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Pounding out a career: "Hollywood" Hancock goes for gold

hollywood_punch.jpg

Duffie County's Joshua "Hollywood" Hancock punches a bag during a workout at Health Link.
Photo by Kristopher Wells
People who have problems with their sandwiches at Subway should beware. Smarting off at the cashier could be hazardous to their health.

Thomson resident Joshua "Hollywood" Hancock has been the fifth-ranked middleweight kick boxer in the International Kickboxing Federation, and he can sell sandwiches with the best of them.

Martial arts have been his hobby for more than 20 years. It started when his father took him to a Tae Kwan Do class when he was nine years old. He earned his black belt at 12 and began point fighting at 15. But from the beginning it was something in which he found solace.

"It's like an outlet for me," Mr. Hancock said. "Everybody has their hobbies. Some people fish; some people hunt. I've always done martial arts."

At the age of 21, Mr. Hancock began full contact kickboxing and no holds barred fighting. Along the way, he has captured regional, state and national titles in both. He even fought for the K.I.C.K world title in September of last year.

In no holds barred fighting, Mr. Hancock made it to the undercard of an Ultimate Fighting Championship show. He had a match that was not televised, but he still got to experience a different type of fighting in the octagon.

"As far as no holds barred, it's totally different because you have to learn ground work as well as stand up," he said.

Recently Mr. Hancock has taken on the challenge of learning an additional style of fighting called muay thai. This style is similar to kickboxing but involves throwing knees and elbows in addition to kicking and punching.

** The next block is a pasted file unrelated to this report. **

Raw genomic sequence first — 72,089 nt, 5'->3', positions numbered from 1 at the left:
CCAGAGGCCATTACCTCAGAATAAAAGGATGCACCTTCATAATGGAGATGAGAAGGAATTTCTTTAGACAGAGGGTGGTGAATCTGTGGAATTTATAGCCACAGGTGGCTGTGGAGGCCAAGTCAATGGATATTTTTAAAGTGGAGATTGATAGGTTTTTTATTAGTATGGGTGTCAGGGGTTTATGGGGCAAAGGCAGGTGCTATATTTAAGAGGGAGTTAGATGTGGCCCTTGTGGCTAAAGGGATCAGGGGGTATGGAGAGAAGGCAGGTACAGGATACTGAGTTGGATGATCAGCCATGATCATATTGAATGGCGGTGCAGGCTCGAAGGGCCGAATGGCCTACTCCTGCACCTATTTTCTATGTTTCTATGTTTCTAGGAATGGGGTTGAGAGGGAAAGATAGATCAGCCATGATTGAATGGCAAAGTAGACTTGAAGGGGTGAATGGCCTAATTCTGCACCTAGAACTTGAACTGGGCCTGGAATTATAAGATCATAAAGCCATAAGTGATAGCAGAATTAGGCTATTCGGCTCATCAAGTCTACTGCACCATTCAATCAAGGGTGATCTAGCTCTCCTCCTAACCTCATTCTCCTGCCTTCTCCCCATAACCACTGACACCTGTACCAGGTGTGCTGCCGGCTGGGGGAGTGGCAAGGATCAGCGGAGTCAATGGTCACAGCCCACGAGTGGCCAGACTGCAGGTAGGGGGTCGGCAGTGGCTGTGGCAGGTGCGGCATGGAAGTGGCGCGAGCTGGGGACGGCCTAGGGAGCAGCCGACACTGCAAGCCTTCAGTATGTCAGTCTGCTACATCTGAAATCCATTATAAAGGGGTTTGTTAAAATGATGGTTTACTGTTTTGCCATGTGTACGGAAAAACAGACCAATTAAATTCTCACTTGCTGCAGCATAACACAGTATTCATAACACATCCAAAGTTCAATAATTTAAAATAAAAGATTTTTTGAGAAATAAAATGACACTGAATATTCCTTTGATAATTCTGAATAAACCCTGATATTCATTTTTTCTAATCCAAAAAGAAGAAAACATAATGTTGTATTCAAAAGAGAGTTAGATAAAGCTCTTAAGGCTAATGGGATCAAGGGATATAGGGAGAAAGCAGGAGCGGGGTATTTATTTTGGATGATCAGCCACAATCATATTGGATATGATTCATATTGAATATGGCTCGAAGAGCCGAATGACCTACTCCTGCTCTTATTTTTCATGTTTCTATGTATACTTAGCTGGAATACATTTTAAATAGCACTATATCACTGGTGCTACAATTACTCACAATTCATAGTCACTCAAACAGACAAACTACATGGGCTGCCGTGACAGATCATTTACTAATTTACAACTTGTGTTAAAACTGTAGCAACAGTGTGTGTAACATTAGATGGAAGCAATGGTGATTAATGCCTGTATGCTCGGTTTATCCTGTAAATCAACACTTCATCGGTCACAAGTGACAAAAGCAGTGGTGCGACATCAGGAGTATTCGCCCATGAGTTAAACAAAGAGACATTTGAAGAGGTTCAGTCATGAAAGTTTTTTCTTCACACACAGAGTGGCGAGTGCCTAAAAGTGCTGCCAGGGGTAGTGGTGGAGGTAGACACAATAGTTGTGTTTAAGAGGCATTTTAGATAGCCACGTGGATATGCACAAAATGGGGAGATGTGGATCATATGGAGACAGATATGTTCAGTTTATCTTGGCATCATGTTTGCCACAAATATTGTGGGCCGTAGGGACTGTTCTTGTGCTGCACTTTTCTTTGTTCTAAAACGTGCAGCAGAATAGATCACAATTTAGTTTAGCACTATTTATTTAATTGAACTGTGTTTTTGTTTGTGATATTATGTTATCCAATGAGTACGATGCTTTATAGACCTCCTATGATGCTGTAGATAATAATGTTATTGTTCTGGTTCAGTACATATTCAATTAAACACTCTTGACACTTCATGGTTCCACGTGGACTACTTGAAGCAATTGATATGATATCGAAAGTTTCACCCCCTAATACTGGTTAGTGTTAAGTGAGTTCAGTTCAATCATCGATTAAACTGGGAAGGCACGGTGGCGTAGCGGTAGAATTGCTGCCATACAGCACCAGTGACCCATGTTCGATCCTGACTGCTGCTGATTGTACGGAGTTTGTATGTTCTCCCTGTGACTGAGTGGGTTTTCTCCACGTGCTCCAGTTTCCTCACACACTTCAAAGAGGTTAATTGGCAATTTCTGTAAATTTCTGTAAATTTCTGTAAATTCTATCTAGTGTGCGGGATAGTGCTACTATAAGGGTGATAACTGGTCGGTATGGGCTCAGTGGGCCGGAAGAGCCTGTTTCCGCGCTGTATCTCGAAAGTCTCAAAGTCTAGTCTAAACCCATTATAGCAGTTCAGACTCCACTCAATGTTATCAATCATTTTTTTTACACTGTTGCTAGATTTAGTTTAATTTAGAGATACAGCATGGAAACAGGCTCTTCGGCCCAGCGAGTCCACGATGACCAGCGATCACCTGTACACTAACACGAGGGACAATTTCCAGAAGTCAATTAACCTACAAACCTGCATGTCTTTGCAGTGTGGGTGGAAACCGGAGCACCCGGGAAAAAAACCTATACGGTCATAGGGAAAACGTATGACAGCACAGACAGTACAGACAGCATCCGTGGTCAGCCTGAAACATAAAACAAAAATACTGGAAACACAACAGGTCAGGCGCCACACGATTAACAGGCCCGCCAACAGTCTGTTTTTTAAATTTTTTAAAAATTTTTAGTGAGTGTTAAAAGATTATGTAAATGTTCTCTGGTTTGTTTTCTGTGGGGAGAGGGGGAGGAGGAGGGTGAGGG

Those new moves caused an injury in his last fight. An elbow to the ear ruptured his eardrum which will take several weeks to heal. And that's not the only injury he's ever had, nor is it the worst.

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"Hollywood" Hancock concentrates on making contact with a bag at HealthLink.
Photo by Kristopher Wells
In a kickboxing match Mr. Hancock attempted to pivot on one leg to perform a roundhouse kick, but his foot didn't cooperate. He broke the tibia bone in his leg and dislocated his ankle which ended the fight. He spent long hours in rehab, and a plate now holds his tibia together.

"Actually I healed faster than usual with the broken leg," Mr. Hancock said. "They told me I wouldn't fight for probably a year, and I was back fighting within three months because of the dedication I have, just pushing myself to get back in there."

Now at 30 years old, "Hollywood" Hancock is contemplating retirement from the world of professional fighting. People are telling him that 30 is old for a fighter. But he feels like there is still one thing he wants to accomplish.

"I'm to the point now where I've got to make that decision if I want to retire," Mr. Hancock said. "Right now I haven't come to that conclusion. But if I did, I would like to look back and say I was a champion...

"My goal is to be a champion in muay thai, kickboxing and no holds barred. Which I've already accomplished no holds barred and kickboxing. My goal now is to be a muay thai champion. Once I accomplish that I would probably say 'That's it.'"

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Hancock poses with some of his medals
Photo by Kristopher Wells
Mr. Hancock -- who earned his "Hollywood" nickname from a fight in California -- trains at Healthlink in Thomson, Hollywood Boxing in Dearing and the Augusta Boxing Club.

During his two hours of training each day, he stretches, runs two to three miles, jumps rope, and does drills on a punching bag. Mr. Hancock estimates that he throws between 500 and 1,000 kicks each day during his training just to get his timing right.

But all of the work that he puts into his fighting career is not all for his own glory. Even with a nickname like "Hollywood," it's more about personal enjoyment than making a big impression.

"Some people have asked me do I do it for the fame or the money. The money's not that great in kickboxing, so it's not really for the money or the fame," he said. "It's just something I like to do."



Web posted on Friday, June 11, 2004


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